How can I use the work of W. B. Yeats to argue that a poem is the perfect form of expression?

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To answer your question, I will refer to two of Yeats's best-known poems, "An Irish Airman Foresees his Death," and "Sailing to Byzantium."

In the first of these, it is easy to see that it would be impossible to put forth the poem's theme so forcefully in prose. Yeats...

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To answer your question, I will refer to two of Yeats's best-known poems, "An Irish Airman Foresees his Death," and "Sailing to Byzantium."

In the first of these, it is easy to see that it would be impossible to put forth the poem's theme so forcefully in prose. Yeats has the speaker express what is essentially the heroic attitude toward death. The conciseness of poetic form is what enables him to do this so effectively. In sixteen lines, Yeats is able to include, as well, corollary ideas that would require paragraphs of prose in which the reader could easily lose track of the thought, and in which the various points would not be made as memorably.

Perhaps the most moving lines of this poem are: "Those that I fight I do not hate, / Those that I guard I do not love." The speaker feels alienated from both his own country, and from the cause for which he is fighting, but he fights anyway. We do not know if this is because of the religious divisions within Ireland, but the fact that this is an open question makes the poignancy of the thought all the more striking. "No likely end would bring them loss, / Or leave them happier than before," is, as well, a not fully explained thought in which the implication is, perhaps, the pessimistic conclusion that regardless of who wins the war and rules Ireland, the result will be the same for the oppressed people. All of this needs to be seen in the context of the centuries of rule in Ireland by Britain, which, soon after World War I, would come to an end for most of the island. Most Irish people had little reason to have patriotic feelings about the Allied cause against Germany in the Great War.

The overall effect is, as with much poetry, the paradox that it expresses ideas more forcefully than prose, but does not explicitly clarify them, leaving much to the reader's interpretation.

Yeats's "Sailing to Byzantium" is a much more complex work, but the overall idea, which I would argue is the human soul's wish to be relieved of physical constraints, is stated in such a way that, in a non-verse form, it would possibly sound like a mere truism, as opposed to an original thought. The arresting opening, "That is no country for old men," is a signal that something of special value, perhaps contradicting conventional thought, is going to be presented here. One can't overstate the power that rhyme gives this, and indeed, most poetry. The closing couplet of the first stanza, "Caught in that sensual music all neglect / Monuments of unageing intellect," is a deliberately ambiguous thought, given power by the rhyme. To present the unexpected is a hallmark of Yeats's approach, illustrated throughout the poem but most significantly in the conclusion of the second stanza: "And therefore have I sailed the seas and come / To the holy city of Byzantium."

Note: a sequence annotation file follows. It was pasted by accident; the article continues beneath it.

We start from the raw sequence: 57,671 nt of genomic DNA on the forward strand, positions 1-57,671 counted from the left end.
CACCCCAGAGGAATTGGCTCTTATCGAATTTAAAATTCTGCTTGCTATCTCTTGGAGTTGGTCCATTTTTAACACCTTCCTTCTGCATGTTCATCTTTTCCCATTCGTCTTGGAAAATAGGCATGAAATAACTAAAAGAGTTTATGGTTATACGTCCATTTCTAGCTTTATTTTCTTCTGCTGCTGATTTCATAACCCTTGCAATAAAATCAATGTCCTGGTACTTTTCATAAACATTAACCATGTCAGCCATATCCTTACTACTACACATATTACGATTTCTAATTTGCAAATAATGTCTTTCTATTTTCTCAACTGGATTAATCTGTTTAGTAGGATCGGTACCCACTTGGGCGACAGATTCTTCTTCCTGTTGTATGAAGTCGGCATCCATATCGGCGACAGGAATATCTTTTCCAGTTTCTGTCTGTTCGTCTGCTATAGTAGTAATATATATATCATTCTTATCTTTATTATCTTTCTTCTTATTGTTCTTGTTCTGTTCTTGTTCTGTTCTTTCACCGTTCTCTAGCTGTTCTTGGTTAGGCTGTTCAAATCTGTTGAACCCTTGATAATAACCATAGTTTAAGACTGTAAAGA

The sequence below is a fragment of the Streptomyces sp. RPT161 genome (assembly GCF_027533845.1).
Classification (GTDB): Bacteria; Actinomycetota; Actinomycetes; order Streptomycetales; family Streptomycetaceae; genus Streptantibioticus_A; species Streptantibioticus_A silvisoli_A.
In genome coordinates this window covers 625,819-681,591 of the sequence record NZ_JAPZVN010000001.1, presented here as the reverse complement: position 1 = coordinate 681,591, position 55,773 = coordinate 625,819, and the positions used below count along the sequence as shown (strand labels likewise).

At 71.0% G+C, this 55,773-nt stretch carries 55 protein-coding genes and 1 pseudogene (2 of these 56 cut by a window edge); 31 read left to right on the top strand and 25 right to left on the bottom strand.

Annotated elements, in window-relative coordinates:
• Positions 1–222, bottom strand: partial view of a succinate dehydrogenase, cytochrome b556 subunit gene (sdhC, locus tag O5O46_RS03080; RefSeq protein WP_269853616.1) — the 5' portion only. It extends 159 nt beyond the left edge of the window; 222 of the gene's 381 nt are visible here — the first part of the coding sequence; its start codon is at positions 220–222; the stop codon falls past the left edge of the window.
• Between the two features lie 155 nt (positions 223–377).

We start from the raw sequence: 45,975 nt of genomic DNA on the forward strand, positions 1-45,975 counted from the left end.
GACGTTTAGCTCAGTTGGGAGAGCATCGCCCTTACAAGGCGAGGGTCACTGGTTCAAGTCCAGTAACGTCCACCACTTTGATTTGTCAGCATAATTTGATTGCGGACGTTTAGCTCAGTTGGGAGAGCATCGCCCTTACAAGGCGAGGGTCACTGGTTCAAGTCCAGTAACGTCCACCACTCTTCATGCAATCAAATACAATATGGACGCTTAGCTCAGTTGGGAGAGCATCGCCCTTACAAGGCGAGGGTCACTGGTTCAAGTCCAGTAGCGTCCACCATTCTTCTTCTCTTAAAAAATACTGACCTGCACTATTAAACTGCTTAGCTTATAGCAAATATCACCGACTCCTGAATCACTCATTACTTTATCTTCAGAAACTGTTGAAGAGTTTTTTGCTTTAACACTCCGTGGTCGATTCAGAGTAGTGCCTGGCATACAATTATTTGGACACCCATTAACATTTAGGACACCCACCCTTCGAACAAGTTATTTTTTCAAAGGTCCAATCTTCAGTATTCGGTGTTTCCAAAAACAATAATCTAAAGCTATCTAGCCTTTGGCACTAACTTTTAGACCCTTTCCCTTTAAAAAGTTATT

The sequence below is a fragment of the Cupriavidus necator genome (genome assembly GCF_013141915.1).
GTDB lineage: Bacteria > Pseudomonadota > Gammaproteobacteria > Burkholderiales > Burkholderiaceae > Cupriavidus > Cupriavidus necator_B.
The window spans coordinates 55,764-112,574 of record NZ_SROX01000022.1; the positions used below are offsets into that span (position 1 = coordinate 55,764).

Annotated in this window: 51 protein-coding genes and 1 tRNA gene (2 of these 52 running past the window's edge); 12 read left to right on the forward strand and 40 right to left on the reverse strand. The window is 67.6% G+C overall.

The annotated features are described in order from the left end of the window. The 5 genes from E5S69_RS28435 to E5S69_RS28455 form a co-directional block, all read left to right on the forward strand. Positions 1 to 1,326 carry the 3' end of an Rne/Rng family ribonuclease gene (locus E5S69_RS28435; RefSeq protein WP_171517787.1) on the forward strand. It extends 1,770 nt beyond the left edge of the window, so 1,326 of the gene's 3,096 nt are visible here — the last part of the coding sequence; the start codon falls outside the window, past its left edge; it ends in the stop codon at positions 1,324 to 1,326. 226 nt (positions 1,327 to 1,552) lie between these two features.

Here, too, is the expression of an idea that would be impossible in prose. What is the significance of Byzantium, and why does Yeats choose it as his goal? There is no explicit explanation, and again, this incompleteness gives the basic idea at the root of the poem a greater power than it would otherwise have. Byzantium is invoked as a symbol of holiness, and because it stood midway between West and East, as a spiritual bond for mankind. It is an emblem of that extra-physical realm in which the speaker wishes to have as his abode. As a symbol, a metaphor, it touches the reader more directly than a detailed and prosaic discourse on the subject would have the power to do.

Poets have always recognized that ideas are more forcefully communicated, and are made more memorable, by the elements of poetry: meter, rhyme, imaginative language, simile and metaphor, and so on. These two works by Yeats illustrate this fact at least as fully as any other poems in the English language.

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